Eric Stover is among the wise and patient scholars of international law who have helped my generation of journalists evolve and mature from war correspondents to become crimes of war correspondents. We are trying to develop a category of reportage that contributes significantly to the public debate -- something beyond the traditional, dramatic descriptions of what goes on in the battle space. Our goal is something lasting, something that measures the wrongdoings of warriors against standards set by international treaties freely accepted by the nations of the world.

You go off to cover a war, but the war covers you, and you can never really wash it off. But the sense that maybe you’ve brought just a little piece of justice back into the world helps you through the nightmares that are the personal cost of each deployment to the combat zone.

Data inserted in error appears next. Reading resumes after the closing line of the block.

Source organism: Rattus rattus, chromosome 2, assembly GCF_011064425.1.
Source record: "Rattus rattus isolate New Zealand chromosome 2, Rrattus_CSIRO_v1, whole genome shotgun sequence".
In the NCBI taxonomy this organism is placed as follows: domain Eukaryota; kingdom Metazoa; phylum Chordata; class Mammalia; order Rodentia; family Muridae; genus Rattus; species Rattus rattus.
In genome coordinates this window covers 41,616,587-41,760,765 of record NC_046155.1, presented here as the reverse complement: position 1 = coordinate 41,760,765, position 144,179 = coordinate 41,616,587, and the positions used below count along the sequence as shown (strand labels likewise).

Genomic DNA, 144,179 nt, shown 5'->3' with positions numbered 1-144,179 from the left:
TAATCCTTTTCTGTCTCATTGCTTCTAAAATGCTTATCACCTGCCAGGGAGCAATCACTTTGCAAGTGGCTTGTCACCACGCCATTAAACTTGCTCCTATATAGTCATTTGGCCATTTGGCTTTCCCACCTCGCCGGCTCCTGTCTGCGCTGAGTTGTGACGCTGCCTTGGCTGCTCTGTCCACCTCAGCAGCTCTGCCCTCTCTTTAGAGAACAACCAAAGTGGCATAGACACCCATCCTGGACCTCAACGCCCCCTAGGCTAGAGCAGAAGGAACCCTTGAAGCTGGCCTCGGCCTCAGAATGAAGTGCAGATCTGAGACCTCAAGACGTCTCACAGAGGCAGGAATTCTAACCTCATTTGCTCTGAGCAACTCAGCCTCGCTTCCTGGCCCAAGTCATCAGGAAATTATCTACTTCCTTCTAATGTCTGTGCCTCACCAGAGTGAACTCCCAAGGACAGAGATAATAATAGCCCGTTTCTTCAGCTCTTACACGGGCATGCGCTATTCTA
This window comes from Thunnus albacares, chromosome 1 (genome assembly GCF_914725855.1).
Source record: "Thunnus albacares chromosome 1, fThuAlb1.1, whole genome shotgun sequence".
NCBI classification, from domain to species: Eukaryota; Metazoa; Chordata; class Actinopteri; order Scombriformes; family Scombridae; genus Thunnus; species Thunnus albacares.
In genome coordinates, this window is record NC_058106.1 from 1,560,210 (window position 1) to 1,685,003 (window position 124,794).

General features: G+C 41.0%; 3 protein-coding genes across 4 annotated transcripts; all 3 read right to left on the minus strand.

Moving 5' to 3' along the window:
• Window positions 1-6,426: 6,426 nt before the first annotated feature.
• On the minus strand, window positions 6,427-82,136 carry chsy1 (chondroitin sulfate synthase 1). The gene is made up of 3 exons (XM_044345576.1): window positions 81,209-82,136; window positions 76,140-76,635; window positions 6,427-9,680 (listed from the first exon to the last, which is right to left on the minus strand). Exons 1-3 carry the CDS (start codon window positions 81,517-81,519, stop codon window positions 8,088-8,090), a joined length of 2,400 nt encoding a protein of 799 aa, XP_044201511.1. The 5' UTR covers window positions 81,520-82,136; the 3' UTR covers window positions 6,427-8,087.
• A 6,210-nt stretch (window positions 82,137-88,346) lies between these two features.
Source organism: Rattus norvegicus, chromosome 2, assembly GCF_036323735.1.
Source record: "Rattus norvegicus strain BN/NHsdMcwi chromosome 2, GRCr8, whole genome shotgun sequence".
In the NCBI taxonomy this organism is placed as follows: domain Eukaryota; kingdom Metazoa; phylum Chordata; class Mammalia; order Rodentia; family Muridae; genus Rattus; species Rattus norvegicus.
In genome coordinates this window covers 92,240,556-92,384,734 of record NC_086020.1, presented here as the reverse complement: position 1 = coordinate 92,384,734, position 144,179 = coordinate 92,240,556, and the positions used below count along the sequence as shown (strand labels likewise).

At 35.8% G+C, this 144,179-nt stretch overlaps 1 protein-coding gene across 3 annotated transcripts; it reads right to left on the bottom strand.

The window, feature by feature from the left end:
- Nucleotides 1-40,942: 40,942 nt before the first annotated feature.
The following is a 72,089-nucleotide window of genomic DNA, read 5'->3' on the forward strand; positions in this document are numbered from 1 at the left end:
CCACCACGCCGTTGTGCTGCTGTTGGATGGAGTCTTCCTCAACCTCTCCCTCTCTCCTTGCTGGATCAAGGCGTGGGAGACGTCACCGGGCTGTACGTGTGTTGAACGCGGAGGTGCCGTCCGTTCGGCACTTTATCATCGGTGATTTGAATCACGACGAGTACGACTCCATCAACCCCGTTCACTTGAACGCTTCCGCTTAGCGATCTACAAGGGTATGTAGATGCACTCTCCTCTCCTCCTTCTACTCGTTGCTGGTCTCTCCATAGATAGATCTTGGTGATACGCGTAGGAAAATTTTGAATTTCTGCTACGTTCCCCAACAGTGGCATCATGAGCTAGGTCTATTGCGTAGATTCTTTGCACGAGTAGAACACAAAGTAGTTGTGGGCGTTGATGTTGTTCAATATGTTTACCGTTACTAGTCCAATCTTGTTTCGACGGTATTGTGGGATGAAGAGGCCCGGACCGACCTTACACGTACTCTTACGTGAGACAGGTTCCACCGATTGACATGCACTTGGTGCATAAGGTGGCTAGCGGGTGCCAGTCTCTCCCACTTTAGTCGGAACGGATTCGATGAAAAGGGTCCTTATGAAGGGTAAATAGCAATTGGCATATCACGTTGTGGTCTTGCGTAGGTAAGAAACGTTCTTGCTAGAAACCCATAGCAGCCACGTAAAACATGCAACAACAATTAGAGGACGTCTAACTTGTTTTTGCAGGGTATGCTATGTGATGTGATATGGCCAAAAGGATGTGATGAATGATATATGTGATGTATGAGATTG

In wrestling with this assignment today, I must confess to a little bit of outside help. I returned a couple of weeks ago from a trip through the Persian Gulf and Central Asia. The last stop was St. Petersburg, Russia, where I covered a meeting between Defense Secretary Donald Rumsfeld and his Russian counterpart, Defense Minister Sergei Ivanov. Both Secretary Rumsfeld and Minister Ivanov know Colorado Springs and know of CC, as they were at the Broadmoor just last autumn for a NATO defense ministerial session. So I had a rare opportunity to ask the two most powerful defense ministers on the planet earth this important question, “What should I say at the Colorado College Convocation?”